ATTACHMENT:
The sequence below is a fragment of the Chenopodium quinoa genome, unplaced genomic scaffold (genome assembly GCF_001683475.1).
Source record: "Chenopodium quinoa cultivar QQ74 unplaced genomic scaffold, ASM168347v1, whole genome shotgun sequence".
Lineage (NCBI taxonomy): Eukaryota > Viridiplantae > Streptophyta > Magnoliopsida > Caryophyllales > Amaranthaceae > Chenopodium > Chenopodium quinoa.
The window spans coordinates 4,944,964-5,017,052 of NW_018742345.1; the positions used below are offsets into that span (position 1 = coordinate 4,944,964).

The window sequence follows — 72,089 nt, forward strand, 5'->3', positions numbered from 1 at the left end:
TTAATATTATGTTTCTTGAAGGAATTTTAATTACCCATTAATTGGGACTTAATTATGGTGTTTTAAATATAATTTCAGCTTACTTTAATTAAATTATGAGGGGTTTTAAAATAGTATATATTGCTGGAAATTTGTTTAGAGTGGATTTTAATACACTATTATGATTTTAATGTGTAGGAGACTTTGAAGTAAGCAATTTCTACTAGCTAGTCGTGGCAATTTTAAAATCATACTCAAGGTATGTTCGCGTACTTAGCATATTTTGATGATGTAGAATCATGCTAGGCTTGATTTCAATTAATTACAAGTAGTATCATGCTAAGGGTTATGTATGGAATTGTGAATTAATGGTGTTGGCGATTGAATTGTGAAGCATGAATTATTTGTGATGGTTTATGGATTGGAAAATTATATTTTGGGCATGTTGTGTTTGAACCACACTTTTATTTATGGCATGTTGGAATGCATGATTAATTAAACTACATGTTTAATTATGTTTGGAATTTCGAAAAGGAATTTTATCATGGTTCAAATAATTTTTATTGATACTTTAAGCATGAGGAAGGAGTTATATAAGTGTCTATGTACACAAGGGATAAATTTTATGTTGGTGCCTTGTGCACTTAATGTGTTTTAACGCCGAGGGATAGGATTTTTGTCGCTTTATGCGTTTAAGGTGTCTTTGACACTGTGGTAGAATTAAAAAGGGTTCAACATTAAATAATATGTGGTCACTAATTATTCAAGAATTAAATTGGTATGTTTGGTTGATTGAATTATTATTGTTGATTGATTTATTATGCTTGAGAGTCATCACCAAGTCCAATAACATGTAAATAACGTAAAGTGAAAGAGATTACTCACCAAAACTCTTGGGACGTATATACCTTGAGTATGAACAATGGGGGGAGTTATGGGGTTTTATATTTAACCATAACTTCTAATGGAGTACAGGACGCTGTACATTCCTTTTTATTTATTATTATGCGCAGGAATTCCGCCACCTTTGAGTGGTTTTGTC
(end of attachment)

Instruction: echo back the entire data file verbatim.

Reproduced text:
The sequence below is a fragment of the Chenopodium quinoa genome, unplaced genomic scaffold (genome assembly GCF_001683475.1).
Source record: "Chenopodium quinoa cultivar QQ74 unplaced genomic scaffold, ASM168347v1, whole genome shotgun sequence".
Lineage (NCBI taxonomy): Eukaryota > Viridiplantae > Streptophyta > Magnoliopsida > Caryophyllales > Amaranthaceae > Chenopodium > Chenopodium quinoa.
The window spans coordinates 4,944,964-5,017,052 of NW_018742345.1; the positions used below are offsets into that span (position 1 = coordinate 4,944,964).

The window sequence follows — 72,089 nt, forward strand, 5'->3', positions numbered from 1 at the left end:
TTAATATTATGTTTCTTGAAGGAATTTTAATTACCCATTAATTGGGACTTAATTATGGTGTTTTAAATATAATTTCAGCTTACTTTAATTAAATTATGAGGGGTTTTAAAATAGTATATATTGCTGGAAATTTGTTTAGAGTGGATTTTAATACACTATTATGATTTTAATGTGTAGGAGACTTTGAAGTAAGCAATTTCTACTAGCTAGTCGTGGCAATTTTAAAATCATACTCAAGGTATGTTCGCGTACTTAGCATATTTTGATGATGTAGAATCATGCTAGGCTTGATTTCAATTAATTACAAGTAGTATCATGCTAAGGGTTATGTATGGAATTGTGAATTAATGGTGTTGGCGATTGAATTGTGAAGCATGAATTATTTGTGATGGTTTATGGATTGGAAAATTATATTTTGGGCATGTTGTGTTTGAACCACACTTTTATTTATGGCATGTTGGAATGCATGATTAATTAAACTACATGTTTAATTATGTTTGGAATTTCGAAAAGGAATTTTATCATGGTTCAAATAATTTTTATTGATACTTTAAGCATGAGGAAGGAGTTATATAAGTGTCTATGTACACAAGGGATAAATTTTATGTTGGTGCCTTGTGCACTTAATGTGTTTTAACGCCGAGGGATAGGATTTTTGTCGCTTTATGCGTTTAAGGTGTCTTTGACACTGTGGTAGAATTAAAAAGGGTTCAACATTAAATAATATGTGGTCACTAATTATTCAAGAATTAAATTGGTATGTTTGGTTGATTGAATTATTATTGTTGATTGATTTATTATGCTTGAGAGTCATCACCAAGTCCAATAACATGTAAATAACGTAAAGTGAAAGAGATTACTCACCAAAACTCTTGGGACGTATATACCTTGAGTATGAACAATGGGGGGAGTTATGGGGTTTTATATTTAACCATAACTTCTAATGGAGTACAGGACGCTGTACATTCCTTTTTATTTATTATTATGCGCAGGAATTCCGCCACCTTTGAGTGGTTTTGTC